Are Swimming Pools Covered Under Flood Insurance?
Many people do not realize that flooding is not a covered peril on homeowners insurance. Flood insurance is available through the federal flood insurance program, National Flood Insurance Program. However, flood damage insurance policies exclude coverage for any property outside your home, including swimming pools. Look into other endorsements to cover the cost of flood damage to your pool.
Pool Insurance for Renters
You may assume that your landlord's coverage extends to you when you rent a house. However, landlord insurance only protects the homeowner, not the renter. We recommend getting renters insurance coverage and include liability coverage for the pool.
It is your responsibility to keep everyone safe on the property where you live. If the pool is damaged, the landlord's insurance will typically repair or replace it if the landlord is willing to file a claim in his rental policy. However, if a guest is injured, the landlord's insurance will protect him, but not you. You will need renters liability protection.
Renters insurance sometimes includes swimming pool liability protection and pool damage as well. Some renters insurance policies do not include swimming pool coverage, so renters may need to purchase an add-on policy, which gives you additional coverage.
How Much Does Pool Insurance Cost?
How much does having a pool increase homeowners insurance? We recommend increasing your homeowners insurance liability coverage to $300,000 - $500,000 if you have a swimming pool. That will increase your annual homeowners insurance premiums roughly $50 - $75.
If you opt for a pool insurance floater, endorsement, a typical policy may include up to $1 million in liability coverage. This pool insurance floater can cost $200 - $300 per year, in addition to your regular premium.
Swimming Pool Insurance Requirements
Any company that will agree to insure your pool will most likely have specific requirements. Pools with diving boards or slides are often difficult to insure, and insurers may require pool owners to install a 4-foot or higher fence around the pool to stop children from getting in.
Lloyds of London
Lloyds of London underwrites over 50 types of insurances and focuses on hard to insure situations. If you are having trouble finding insurance for a swimming pool, particularly if you have a diving board or slide, Lloyds may be the answer.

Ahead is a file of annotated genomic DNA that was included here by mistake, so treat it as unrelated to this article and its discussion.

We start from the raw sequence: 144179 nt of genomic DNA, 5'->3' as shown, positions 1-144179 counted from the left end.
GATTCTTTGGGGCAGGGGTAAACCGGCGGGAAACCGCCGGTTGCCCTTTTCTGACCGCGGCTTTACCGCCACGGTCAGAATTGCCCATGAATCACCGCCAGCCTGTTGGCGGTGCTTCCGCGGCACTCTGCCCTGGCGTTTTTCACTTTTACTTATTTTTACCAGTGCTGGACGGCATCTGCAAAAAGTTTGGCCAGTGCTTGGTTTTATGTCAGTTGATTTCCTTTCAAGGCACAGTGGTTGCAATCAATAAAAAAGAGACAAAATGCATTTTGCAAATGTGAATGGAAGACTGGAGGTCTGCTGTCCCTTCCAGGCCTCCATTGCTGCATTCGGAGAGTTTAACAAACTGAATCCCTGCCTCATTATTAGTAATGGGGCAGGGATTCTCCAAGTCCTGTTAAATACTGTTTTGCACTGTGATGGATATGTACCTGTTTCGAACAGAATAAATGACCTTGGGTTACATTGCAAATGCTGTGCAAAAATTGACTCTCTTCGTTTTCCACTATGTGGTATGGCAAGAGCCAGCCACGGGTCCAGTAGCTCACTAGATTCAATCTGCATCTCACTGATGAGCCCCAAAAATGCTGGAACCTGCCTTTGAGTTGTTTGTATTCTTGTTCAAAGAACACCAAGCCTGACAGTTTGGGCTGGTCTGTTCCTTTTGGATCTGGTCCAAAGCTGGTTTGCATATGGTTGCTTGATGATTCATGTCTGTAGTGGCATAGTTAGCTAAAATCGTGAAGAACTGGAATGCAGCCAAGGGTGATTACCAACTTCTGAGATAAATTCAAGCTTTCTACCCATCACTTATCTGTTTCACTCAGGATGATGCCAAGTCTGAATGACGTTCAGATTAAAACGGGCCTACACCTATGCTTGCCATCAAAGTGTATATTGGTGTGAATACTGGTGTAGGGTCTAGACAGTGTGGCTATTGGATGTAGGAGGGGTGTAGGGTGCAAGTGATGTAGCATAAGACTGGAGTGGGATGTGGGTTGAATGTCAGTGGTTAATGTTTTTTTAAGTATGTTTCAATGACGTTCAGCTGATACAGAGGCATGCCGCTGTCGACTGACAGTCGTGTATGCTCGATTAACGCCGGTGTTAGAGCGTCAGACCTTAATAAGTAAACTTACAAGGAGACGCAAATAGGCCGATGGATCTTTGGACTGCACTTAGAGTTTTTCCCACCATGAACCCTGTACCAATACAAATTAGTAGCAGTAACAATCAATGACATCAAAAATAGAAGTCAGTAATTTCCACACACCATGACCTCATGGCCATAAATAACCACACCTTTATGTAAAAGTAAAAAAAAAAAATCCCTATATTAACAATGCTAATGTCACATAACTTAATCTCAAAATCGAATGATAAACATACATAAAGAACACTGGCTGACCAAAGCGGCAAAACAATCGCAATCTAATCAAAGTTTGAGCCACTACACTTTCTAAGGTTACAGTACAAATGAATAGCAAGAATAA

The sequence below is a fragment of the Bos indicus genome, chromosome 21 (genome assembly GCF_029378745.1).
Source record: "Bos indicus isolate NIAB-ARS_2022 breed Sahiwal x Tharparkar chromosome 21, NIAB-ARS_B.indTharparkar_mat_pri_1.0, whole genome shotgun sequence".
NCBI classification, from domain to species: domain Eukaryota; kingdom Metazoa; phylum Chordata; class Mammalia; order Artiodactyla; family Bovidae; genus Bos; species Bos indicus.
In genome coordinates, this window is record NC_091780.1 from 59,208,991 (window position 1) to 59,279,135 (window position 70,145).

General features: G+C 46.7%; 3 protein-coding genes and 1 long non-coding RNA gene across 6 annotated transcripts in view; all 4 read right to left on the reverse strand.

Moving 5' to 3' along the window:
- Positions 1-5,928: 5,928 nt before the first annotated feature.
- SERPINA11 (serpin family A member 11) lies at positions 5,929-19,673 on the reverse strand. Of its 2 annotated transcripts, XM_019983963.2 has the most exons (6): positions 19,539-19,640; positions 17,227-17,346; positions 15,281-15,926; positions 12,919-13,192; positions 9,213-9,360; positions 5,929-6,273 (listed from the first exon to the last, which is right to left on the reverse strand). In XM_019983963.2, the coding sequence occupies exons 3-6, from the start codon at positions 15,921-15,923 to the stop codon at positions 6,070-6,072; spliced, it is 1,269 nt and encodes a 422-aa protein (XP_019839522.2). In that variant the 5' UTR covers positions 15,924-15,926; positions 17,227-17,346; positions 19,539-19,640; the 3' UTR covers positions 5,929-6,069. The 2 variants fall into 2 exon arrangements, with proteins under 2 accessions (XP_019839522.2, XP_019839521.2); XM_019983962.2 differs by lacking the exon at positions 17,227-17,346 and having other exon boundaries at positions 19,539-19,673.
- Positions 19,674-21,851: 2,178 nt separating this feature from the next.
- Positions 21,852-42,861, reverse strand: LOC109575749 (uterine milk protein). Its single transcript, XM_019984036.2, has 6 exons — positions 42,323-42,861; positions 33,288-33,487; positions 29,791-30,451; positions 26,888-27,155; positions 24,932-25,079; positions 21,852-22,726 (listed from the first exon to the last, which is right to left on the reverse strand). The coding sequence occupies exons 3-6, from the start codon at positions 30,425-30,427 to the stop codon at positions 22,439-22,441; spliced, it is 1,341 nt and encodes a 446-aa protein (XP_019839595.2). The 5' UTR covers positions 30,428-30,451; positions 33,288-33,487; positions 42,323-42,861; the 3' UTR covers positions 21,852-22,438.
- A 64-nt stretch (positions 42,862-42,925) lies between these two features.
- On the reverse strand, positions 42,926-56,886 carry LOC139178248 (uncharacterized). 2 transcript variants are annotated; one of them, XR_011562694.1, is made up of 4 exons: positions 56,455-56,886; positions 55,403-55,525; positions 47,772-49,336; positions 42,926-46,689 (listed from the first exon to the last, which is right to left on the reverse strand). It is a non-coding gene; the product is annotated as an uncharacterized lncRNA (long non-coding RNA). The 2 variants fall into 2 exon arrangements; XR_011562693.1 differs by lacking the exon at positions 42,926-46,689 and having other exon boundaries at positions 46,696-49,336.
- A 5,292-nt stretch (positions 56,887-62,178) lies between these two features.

Knowing and understanding why the different parts or types of a pool are dangerous is essential for pool owners. Below is some helpful information:
- Underground pools are more attractive than above ground, but they are more expensive. Underground pools are more accessible, so follow strict safety measures. An inground pool must have at least a four-foot enclosed fence around it.
- Above-ground pools are somewhat portable and are much less expensive than an inground pool. It is vital not to become complacent about an above ground pool thinking little ones are safer. It only takes a few minutes for a curious child to pull a chair or stool over to an above ground pool and climb in.
- Screened enclosed pools can top out your budget but are best for areas that have lots of trees and bugs. Choosing to build a screened enclosure often brings more security for a pool owner, keeping unwanted visitors away. Screened enclosures need separate coverage.
- A kiddie pool is a viable choice when children are smaller. Leaving a small child in a kiddie pool can be dangerous - keeping a watchful eye is the best pool safety standard.
- Water slides are a fun addition but can result in more accidents. Many insurance companies will not cover a water slide or diving board at all.
- Diving boards are best for large, deep pools -- but having them increases the danger of injury. Head injuries can be fatal, and diving boards are dangerous pieces of equipment. There are very few insurance companies that will cover liability from a diving board or physical damage to a diving board.
- Concrete or other materials around an underground pool should have non-skid surfaces to prevent slips and falls. Liability and damage will usually have coverage under the other structures portion of the policy.
- Ladders for above ground pools should be removed after use to avoid a child crawling into the pool. If the pool has coverage under your liability insurance, any accident involving the ladder should be covered. Another option is to have a latching or locked covering on the ladder.
- Installing a pool cover is a safety measure as well. Keeping the pool covered when not using it will keep little ones from falling in. Mesh safety pool covers are the best choice as they do not fill with puddles, eliminating the possibility of sagging into the pool water. Your insurance company may provide a discount on your coverage if you install a safety cover.
- Hot tubs are not considered pools. Homeowners insurance covers hot tubs. They are still a drowning hazard, so keeping the lid on the hot tub when not in use is advised.
Dive in! Get a Free Pool Insurance Quote
Finding good insurance options can be daunting and time-consuming. Consumers have many avenues to consider for insurance coverage, such as their home's contents, dwelling coverages, other structures coverage, swimming pool coverage, personal property, and liability.
We are happy to help!
At your service,